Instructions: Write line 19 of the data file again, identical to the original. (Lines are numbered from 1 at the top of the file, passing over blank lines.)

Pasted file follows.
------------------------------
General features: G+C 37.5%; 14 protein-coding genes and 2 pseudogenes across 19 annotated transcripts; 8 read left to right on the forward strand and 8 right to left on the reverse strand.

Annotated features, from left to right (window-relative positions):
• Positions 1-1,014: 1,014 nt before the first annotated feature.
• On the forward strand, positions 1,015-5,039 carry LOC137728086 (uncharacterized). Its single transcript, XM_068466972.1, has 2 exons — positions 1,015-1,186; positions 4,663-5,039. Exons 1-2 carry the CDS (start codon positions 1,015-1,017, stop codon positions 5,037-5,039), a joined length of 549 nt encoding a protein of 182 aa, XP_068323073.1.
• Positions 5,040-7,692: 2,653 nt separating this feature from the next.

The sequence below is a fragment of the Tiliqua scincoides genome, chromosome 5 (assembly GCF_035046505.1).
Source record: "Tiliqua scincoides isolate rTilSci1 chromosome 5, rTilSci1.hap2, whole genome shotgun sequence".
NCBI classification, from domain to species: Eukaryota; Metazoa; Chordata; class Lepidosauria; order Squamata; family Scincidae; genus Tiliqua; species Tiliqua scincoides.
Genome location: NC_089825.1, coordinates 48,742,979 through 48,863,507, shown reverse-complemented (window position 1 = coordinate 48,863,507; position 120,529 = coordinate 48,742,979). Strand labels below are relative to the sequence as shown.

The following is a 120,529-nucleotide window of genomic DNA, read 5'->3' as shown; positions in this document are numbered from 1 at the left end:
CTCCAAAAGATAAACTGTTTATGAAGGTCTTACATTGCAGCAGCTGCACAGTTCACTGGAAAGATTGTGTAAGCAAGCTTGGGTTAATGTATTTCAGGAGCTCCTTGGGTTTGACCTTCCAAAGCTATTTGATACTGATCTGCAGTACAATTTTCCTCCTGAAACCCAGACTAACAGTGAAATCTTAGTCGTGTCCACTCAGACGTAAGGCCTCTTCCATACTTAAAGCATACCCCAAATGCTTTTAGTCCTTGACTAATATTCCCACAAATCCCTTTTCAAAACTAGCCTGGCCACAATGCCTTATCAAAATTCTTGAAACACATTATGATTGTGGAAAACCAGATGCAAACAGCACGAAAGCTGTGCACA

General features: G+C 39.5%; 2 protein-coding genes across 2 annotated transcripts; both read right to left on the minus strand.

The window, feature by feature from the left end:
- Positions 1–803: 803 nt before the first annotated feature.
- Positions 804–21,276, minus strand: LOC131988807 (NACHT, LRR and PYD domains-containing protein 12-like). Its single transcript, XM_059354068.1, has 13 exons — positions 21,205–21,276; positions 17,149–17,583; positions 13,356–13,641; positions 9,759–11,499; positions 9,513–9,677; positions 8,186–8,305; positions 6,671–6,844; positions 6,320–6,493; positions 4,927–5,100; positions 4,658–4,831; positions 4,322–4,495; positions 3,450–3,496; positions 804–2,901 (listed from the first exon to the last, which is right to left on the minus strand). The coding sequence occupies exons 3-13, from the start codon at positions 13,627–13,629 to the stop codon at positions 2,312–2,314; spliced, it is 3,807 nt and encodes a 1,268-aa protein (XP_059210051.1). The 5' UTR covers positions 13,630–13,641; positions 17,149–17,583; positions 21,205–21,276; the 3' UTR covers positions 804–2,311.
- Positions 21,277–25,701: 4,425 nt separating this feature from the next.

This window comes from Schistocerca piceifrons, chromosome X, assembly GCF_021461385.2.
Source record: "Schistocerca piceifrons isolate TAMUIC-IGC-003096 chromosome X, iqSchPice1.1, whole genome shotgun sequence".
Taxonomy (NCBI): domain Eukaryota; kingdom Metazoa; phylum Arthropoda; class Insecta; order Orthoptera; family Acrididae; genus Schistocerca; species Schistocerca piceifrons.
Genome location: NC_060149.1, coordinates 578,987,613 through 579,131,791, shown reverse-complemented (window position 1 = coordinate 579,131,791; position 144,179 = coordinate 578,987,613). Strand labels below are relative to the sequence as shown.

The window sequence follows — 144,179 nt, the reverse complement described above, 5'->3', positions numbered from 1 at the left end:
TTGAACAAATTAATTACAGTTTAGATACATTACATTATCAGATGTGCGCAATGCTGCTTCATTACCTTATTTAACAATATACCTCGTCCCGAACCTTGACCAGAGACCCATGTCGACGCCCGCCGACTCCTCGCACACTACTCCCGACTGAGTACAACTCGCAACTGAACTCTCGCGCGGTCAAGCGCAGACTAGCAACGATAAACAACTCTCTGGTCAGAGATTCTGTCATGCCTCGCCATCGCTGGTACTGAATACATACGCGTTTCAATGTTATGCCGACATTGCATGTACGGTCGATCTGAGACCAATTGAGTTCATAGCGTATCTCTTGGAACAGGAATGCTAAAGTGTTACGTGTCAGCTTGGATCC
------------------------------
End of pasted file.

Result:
Taxonomy (NCBI): domain Eukaryota; kingdom Metazoa; phylum Arthropoda; class Insecta; order Orthoptera; family Acrididae; genus Schistocerca; species Schistocerca piceifrons.